In the Internet age, your estate no longer includes just physical property but digital assets like social media accounts, cloud storage and even computer-based currency. Taking stock of your digital assets is therefore an essential part of California estate planning. Here are a few issues to consider with respect to your “online estate.”
Online Devices and Cloud Storage
Recently the BBC reported on the story of Anthea Grant, a woman who passed away from cancer. Grant’s will directed her estate be divided equally among her five children. The children decided among themselves how to allocate individual pieces of property. Grant’s son Joshua received her iPad, manufactured by California-based Apple Inc.
Unfortunately, while Joshua Grant took physical possession of the iPad, he could not use the device without his late mother’s Apple ID and password, which none of the family members knew. Apple refused to unlock the device without written consent from the account holder, who was obviously deceased and therefore unable to do so. Even after Joshua Grant provided written proof of his mother’s death, Apple would only restore the iPad to its factory settings; it would not provide access to Anthea Grant’s files-which were part of a cloud account-without a court order.
If you have any type of cloud storage account, it is important to review the terms of service. Some services may simply suspend or delete an inactive account. Others may transfer an account to an executor or heir. Much like banks, an executor may need to provide a copy of the account holder’s death certificate and a court order authorizing the executor to act-usually known as testamentary letters-before the cloud service will grant access.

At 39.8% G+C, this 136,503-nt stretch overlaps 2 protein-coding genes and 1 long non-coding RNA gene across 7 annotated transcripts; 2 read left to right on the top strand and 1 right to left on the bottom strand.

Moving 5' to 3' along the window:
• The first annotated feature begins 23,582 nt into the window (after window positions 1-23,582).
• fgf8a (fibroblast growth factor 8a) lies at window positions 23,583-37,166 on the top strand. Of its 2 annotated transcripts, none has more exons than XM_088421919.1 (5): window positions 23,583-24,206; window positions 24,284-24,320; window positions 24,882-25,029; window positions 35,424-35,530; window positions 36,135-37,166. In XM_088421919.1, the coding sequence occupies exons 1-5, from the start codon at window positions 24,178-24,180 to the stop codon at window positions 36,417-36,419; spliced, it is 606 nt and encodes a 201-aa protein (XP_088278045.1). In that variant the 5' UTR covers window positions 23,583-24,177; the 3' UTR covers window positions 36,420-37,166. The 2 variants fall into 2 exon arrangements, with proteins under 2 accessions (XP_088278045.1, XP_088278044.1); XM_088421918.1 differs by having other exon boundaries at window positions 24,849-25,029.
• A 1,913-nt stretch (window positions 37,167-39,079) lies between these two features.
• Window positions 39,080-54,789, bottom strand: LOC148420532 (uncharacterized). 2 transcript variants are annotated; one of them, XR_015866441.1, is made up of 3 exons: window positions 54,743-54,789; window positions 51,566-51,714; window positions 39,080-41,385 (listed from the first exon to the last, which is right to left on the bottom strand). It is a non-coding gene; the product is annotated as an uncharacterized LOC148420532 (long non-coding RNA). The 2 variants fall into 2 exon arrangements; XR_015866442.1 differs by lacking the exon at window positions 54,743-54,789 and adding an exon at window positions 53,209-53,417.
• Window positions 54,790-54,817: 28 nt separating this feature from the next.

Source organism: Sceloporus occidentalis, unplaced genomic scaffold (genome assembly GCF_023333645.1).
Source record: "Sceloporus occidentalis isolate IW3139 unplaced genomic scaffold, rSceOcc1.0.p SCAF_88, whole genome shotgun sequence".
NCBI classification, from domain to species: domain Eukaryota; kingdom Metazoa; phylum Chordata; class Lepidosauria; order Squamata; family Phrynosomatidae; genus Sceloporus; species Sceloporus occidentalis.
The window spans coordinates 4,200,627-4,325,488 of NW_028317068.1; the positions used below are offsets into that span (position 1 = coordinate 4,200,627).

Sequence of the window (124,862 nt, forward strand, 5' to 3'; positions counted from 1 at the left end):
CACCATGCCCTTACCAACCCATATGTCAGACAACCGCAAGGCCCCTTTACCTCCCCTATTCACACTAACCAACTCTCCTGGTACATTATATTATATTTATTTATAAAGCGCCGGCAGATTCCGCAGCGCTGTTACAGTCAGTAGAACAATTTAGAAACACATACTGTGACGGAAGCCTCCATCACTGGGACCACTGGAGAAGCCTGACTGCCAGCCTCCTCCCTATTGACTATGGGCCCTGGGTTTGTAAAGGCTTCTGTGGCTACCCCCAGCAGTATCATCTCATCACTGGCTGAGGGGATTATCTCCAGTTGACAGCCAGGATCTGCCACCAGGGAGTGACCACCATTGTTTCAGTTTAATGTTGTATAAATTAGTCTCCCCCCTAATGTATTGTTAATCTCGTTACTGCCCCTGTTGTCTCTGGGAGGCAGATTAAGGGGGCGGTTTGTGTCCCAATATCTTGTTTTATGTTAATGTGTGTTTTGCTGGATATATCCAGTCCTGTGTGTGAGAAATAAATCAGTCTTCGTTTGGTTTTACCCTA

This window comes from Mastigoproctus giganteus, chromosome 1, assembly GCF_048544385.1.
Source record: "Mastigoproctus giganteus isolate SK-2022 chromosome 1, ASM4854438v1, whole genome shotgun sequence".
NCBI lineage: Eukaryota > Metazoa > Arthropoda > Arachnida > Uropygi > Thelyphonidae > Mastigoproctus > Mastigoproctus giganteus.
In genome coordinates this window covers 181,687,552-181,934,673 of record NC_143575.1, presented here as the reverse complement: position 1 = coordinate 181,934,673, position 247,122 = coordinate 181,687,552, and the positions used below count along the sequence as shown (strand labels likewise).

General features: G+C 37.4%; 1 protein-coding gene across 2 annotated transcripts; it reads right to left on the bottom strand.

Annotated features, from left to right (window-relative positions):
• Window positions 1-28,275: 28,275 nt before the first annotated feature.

The Bitcoin Dilemma
Other types of digital assets may prove even more difficult for your estate or heirs to access. Digital currencies like Bitcoin have become popular in recent years. Bitcoin uses a public ledger called a “block chain” to manage peer-to-peer transactions. The block chain also “mines” new bitcoins. Individual users store their bitcoins in a “digital wallet” that uses a pair of cryptographic keys.
The dilemma is that if the user forgets or loses the keys-or simply loses the computer or device that stores the digital wallet-there is no method of recovery. Unlike a cloud storage service, there is no central authority who can reset or access a bitcoin digital wallet. The bitcoins are simply lost.
If you own bitcoins or a similar type of currency, it is therefore essential to keep backups of your cryptographic keys together with your other estate planning documents. Some Bitcoin experts also maintain other technical methods of verifying a digital wallet owner’s death and transferring the bitcoins to his or her estate. As this a continually evolving technology, it is important to consult with a California estate planning attorney before taking any action.
Estate Tax Implications
Bitcoin and digital currencies may also raise possible federal estate tax issues. The Internal Revenue Service recently issued guidelines stating that Bitcoins are to be treated as property rather than currency. Once again, that is why you should work with an experienced attorney who can keep you apprised of legal developments. Contact the Law Office of Scott C. Soady today if you have any questions.